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Full Court Press

A group exhibition celebrating basketball's artistic side.
By Daniel Herborn
August 12, 2013
By Daniel Herborn
August 12, 2013

Having been a teenage basketball player, collector of basketball cards and aficionado of the brilliant and ridiculous NBA Jam video game, Full Court Press, a new basketball-themed exhibition curated by Alaska Projects director Sebastian Goldspink, hits a nostalgic sweet spot. The Sydney-based artist and gallerist has talked of the 80s and 90s NBA boom as providing some of his fondest memories, including the ritual of watching games with his father. Yet this collection goes way beyond rehashing past glories, though it certainly does that through an enviable stash of vintage sneakers and trading cards, but instead fashions a kind of alternative mini-history of the sport's growth spurt and re-imagines the game's familiar visuals as art objects.

The main exhibition room has been transformed by Biljana Janic into a basketball court, complete with a regulation hoop. On one wall hangs Phil James' series of oil paintings which place basketballers in flight against a glossy black background, highlighting some of their most balletic moves from the NBA slam dunk contest. The image of an airborne Michael Jordan, legs pinned back and majestic in flight is iconic, but the series also includes his great slam dunk contest rival Dominique Wilkins as well as the largely forgotten Boston Celtics forward Dee Brown, a player who excelled in the artistic arena of dunk competitions (this work depicts his distinctive 'no-look' dunk) but was less effective in the grind of day to day NBA competition.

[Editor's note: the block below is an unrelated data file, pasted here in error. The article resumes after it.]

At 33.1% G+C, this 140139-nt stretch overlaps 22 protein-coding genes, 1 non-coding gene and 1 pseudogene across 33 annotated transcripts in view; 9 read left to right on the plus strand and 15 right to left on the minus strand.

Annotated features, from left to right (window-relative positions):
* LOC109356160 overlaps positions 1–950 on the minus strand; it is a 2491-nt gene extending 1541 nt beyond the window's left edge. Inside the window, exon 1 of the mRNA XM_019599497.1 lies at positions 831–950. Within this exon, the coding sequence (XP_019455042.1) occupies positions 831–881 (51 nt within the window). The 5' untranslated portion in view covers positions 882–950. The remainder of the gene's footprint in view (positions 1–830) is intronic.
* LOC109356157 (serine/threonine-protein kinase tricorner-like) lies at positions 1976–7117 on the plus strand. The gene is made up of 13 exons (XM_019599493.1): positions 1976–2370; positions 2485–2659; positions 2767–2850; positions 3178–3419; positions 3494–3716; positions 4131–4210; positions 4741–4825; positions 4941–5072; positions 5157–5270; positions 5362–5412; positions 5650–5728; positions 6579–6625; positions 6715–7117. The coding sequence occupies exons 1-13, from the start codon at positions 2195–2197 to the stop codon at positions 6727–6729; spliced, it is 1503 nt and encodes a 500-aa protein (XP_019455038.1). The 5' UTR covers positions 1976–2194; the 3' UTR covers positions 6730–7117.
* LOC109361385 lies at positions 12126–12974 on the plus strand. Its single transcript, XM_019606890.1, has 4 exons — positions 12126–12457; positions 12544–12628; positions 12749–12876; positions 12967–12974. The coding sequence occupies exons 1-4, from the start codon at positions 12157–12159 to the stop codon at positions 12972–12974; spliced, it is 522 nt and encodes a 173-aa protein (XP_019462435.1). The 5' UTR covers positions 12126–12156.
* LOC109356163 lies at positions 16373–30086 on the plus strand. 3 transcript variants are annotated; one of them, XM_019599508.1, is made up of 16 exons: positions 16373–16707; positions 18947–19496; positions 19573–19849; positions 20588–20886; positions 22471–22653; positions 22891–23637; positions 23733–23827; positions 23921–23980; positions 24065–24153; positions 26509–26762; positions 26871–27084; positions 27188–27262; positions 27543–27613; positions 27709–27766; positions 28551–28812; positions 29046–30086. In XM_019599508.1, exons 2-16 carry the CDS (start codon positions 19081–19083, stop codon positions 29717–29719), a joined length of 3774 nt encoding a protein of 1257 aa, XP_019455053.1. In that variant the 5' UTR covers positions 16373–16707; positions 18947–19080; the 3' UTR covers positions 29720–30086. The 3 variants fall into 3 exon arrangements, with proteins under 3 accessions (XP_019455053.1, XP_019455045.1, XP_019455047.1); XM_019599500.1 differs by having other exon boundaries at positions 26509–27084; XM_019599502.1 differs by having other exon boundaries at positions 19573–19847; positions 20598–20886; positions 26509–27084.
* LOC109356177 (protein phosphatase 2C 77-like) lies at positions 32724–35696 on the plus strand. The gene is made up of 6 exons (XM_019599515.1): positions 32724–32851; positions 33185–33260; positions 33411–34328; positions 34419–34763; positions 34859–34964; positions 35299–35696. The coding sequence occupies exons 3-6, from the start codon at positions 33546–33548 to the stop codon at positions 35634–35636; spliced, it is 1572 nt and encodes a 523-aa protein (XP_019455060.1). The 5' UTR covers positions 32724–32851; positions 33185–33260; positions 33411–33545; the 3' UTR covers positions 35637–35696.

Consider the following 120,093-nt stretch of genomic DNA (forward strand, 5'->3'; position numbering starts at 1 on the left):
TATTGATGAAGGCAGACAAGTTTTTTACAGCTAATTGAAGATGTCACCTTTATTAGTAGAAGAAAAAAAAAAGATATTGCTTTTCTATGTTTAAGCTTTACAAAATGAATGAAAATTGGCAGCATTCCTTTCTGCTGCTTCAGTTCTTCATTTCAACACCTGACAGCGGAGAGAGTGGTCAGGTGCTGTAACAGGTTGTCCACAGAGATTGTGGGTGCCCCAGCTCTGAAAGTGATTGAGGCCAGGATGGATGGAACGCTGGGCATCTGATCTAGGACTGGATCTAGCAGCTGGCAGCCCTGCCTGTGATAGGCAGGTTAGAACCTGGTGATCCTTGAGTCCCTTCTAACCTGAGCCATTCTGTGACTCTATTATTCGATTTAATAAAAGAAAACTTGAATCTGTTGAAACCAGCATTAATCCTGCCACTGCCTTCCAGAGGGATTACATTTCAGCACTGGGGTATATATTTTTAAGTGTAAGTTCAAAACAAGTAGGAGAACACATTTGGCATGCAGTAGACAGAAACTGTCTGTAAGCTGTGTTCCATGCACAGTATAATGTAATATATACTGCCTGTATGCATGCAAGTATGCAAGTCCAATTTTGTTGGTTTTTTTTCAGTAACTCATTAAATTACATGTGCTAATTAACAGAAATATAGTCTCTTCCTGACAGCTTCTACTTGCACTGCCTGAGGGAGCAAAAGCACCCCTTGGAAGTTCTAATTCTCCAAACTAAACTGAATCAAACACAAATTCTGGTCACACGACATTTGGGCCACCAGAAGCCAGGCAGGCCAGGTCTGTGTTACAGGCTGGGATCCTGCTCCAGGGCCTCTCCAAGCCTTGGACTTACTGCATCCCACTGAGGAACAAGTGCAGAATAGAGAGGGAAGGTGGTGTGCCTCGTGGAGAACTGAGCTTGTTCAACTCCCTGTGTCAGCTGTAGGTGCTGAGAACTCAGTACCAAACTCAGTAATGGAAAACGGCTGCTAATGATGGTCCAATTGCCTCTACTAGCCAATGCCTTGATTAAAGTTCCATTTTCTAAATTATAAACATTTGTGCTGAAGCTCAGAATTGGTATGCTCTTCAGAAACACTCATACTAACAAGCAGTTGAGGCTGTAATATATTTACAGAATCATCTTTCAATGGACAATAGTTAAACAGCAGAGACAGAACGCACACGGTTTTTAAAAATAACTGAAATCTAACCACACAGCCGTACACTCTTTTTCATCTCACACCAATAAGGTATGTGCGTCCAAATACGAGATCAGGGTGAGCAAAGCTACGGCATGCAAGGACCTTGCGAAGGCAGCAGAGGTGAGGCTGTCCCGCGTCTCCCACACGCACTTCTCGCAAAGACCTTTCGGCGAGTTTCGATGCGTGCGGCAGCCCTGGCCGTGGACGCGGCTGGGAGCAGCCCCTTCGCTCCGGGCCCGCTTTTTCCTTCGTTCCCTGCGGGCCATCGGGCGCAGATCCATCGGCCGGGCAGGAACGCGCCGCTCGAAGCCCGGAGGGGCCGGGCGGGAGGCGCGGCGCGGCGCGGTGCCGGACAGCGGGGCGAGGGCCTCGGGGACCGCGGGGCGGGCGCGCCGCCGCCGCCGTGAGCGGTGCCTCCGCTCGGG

The slam dunk competition is an interesting focus: completely divorced from modern basketball, a multi-billion dollar business where every athlete's action is measured, scrutinised and crunched through computer analysis, the annual dunk context takes place during the game's All Star weekend, the NBA's equivalent of an end of term party. It stands as a rare, possibly unique example of the sport played for purely aesthetic reasons: the prettiest, most eye-catching dunk wins. This competition, and Michael Jordan's domination of it, is also one of the themes Goldspink discusses in a video interview with Tristan Chant.

The competition highlights the kind of spectacular action and outrageous showmanship which elevated basketball from something of a second tier game (the first finals series Magic Johnson played in wasn't even televised live) to the crossover commercial behemoth it became during the 80s. Goldspink has long had an interest in the power of commercials and in this interview he talks insightfully about how Nike latched onto Jordan's artistic style, adopting a silhouette of him in mid-flight, as a key branding strategy to sell the game to non-believers.

Other contributors include Danny Morse, whose acrylic work En Court reproduces the court markings with a striking colour scheme, suggesting the line markings aren't just functional but also aesthetically pleasing. Mark Whalen contributes a basketball-like sphere transformed into a magic orb, while Nicole Breedon's beaded basketball net freezes that perfect split second as the ball swishes into the net. Hamishi contributes a portrait capturing Magic Johnson's infectious grin, another key image from the game's push into mainstream acceptance.

The intersection between sport and art is far from an obvious one, but this is an inspired and cohesive collection. The common theme here is that within the 100 games a year grind of the NBA, the sport contains the possibility for eye-catching spectacle and almost otherworldly moments of magic. Interestingly, the NBA would later adopt the marketing slogan 'Where Amazing Happens', suggesting the game's marketing gurus recognised, as this exhibition does, that the game's moments of artistry and flair remain its strongest selling point.

Artereal is open Wednesday to Saturday, from 11-5. Image: Danny Morse, En Court.

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